Hornchurch secondary school The Albany to change its name to Hornchurch High School

PUBLISHED: 17:00 29 May 2018 | UPDATED: 17:25 29 May 2018

The new Hornchurch High School logo. Photo: Hornchurch High School

The new Hornchurch High School logo. Photo: Hornchurch High School


A Hornchurch secondary school is changing its name to mark what its headteacher described as “an exciting new chapter in its history”.

A computer generated image of what The Albany's new block, due to be finished in March 2020, will look like. Photo: The AlbanyA computer generated image of what The Albany's new block, due to be finished in March 2020, will look like. Photo: The Albany

From next September, The Albany in Broadstone Road will be known as Hornchurch High School, after management decided the new name better reflected the institution’s community values.

The idea had been present behind the scenes for months, but the school’s leadership team put wheels in motion earlier this year by approaching the school’s governors with a proposal to change the school’s name.

Once it was made clear the governors would not oppose a potential name change, the administration began canvassing the school community - including teachers, parents and the pupils themselves – for their opinions on prospective new names.

“We had some really good suggestions,” Val Masson, headteacher, told the Recorder.

“And what quickly became clear was that the majority of them were focused very much on the local community and our geographical place – Parkview, Lakeside, Park Rise, for example – which is great, because community is at the heart of everything we do here.”

Despite being in the running, Harrow Lodge High School was taken off the list after it was revealed that the former Wykeham Primary School, just down the road from The Albany, was changing its name to Harrow Lodge Primary School.

A more unique option was also explored – the school’s leadership team looked into the possibility of using Attenborough High School as the new name.

Ms Masson told the Recorder: “Both David and his brother Richard are national treasures, and, particularly with David Attenborough’s work on shows like Blue Planet and his efforts to combat plastic pollution, there is this message that everyone needs to do their bit and work together.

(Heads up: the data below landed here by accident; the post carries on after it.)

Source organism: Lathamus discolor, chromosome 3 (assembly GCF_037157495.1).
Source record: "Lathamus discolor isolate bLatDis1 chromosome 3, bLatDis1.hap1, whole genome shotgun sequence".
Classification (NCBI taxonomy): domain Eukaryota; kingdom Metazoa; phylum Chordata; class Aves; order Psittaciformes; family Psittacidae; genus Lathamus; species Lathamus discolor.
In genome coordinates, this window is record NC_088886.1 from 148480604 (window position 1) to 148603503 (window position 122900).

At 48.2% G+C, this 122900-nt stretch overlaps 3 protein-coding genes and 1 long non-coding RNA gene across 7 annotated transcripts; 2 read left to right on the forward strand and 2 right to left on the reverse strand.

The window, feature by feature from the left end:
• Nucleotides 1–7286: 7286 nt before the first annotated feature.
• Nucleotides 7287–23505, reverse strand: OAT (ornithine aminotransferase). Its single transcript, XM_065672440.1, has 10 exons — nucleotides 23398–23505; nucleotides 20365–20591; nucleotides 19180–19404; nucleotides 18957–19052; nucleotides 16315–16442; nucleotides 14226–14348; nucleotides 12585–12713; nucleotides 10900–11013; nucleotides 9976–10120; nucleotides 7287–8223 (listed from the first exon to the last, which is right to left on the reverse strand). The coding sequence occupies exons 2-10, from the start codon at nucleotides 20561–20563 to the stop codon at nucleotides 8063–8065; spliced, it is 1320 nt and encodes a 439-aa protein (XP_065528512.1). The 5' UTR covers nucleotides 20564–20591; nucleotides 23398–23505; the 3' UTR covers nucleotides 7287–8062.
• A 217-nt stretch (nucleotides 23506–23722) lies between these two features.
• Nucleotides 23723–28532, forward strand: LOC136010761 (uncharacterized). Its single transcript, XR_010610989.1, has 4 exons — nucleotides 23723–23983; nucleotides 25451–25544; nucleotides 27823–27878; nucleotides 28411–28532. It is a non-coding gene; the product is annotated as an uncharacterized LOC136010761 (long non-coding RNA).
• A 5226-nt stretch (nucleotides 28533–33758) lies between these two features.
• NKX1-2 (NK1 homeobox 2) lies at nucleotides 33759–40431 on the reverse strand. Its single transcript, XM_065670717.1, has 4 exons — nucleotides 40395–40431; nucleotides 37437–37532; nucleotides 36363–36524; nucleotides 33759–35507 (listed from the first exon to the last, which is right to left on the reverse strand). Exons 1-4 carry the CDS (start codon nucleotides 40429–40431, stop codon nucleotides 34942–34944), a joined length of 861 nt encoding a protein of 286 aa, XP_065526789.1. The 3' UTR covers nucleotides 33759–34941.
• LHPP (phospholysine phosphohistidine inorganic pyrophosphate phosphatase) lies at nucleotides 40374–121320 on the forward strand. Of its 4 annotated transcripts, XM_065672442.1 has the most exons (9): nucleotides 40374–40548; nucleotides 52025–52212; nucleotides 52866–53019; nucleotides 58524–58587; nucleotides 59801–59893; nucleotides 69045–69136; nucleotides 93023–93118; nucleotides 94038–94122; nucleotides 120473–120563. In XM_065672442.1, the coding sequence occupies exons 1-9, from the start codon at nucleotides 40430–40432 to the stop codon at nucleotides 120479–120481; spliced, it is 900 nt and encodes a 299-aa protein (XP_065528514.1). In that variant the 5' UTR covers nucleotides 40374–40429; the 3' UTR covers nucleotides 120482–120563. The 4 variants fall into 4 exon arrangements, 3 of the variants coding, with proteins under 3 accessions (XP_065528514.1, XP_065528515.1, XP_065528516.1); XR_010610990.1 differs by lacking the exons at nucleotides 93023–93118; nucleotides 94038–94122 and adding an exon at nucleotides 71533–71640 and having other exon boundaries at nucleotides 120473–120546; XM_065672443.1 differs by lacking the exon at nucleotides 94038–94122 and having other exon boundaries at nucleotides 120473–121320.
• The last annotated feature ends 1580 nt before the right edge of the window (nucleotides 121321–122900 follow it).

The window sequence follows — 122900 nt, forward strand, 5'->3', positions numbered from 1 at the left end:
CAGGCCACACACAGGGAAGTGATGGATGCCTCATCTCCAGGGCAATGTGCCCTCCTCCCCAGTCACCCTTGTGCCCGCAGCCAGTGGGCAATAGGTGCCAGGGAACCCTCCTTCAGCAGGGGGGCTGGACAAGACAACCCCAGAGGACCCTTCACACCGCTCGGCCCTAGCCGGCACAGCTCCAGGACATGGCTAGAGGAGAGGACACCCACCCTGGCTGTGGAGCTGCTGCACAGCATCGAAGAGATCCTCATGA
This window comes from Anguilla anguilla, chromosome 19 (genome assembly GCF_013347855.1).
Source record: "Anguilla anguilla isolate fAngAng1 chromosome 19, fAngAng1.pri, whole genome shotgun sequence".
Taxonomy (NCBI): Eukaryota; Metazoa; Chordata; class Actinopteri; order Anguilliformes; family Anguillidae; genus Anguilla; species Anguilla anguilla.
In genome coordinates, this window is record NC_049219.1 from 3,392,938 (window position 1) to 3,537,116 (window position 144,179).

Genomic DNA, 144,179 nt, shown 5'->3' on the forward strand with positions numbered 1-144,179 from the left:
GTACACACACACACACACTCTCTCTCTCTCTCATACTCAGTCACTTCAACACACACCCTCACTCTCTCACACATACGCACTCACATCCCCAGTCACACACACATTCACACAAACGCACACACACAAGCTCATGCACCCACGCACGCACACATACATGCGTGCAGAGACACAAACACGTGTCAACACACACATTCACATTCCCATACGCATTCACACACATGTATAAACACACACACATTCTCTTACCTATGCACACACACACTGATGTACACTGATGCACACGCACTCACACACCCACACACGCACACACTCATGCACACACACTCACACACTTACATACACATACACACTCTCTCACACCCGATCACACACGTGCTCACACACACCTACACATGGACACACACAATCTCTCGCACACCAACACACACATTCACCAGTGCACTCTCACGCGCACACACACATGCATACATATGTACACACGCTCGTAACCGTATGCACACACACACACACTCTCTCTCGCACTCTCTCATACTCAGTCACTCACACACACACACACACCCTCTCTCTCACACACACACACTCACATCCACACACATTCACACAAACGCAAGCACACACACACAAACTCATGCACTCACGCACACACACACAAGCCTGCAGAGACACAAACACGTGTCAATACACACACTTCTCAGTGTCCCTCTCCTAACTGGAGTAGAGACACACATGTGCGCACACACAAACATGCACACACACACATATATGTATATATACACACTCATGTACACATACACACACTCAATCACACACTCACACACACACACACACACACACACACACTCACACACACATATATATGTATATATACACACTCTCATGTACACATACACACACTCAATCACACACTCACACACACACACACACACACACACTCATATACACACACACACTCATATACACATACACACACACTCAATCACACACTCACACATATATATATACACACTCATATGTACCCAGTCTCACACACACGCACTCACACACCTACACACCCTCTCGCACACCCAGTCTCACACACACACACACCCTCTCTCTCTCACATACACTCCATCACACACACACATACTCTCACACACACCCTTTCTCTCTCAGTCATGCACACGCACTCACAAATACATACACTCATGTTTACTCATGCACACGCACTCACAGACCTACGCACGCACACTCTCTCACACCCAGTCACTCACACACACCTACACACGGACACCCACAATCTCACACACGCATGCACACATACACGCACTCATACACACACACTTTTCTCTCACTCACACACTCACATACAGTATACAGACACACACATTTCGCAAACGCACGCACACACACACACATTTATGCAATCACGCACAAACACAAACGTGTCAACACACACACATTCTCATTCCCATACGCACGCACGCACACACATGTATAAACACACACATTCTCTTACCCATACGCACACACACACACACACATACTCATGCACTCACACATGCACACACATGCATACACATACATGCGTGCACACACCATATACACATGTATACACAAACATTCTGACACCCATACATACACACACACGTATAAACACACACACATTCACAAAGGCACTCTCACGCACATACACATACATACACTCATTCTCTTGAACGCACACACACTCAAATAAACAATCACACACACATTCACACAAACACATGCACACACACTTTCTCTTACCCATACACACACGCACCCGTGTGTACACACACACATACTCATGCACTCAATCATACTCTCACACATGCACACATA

“That is exactly the sort of message we want to set at the heart of this school – that everyone working together can achieve great things – and we thought that naming the school itself after him would be a fantastic way of representing that.

“The idea was to form the school’s entire curriculum around teamwork, exploration and responsibility – all things that David Attenborough has spent his life embodying.”

With that in mind the school wrote to Mr Attenborough, seeking his personal endorsement to name the school in his honour.

The TV legend replied that he was “truly complimented” by the gesture, but politely declined to officially endorse the school.

He wrote: “I would be sorry if, in the event of your school using [my name], people gained the impression that I had something to do with the governance of your school, or that I had helped it financially. But I leave the decision to you.”

In the end, Hornchurch High School was deemed the name most representative of the inclusive, community-oriented school it will stand for.

But Ms Masson stressed the school’s years as The Albany, and all the heritage associated with it, will never be forgotten.

She added: “This is not just change for the sake of it, what we are trying to do is use the name change to signal that as a school we are still on a transformational journey, and we are always moving forwards.”

A new logo has already been designed, paying homage to the school’s distinctive red ‘A’ while still incorporating a number of new elements to bring the design into the 21st century.

The school has also recently unveiled plans to build a new two-storey teaching block on the current school site that would house its art and design and technology departments in a purpose-built facility.

The building work will be funded as part of the Priority Schools Building Programme by the Education & Skills Funding Agency.

While the 14-month construction is underway, a two-storey temporary block is set to be erected on a section of the school’s field to ensure no pupils or lessons are effected.

It is hoped the new block will be ready to open by March 2020.


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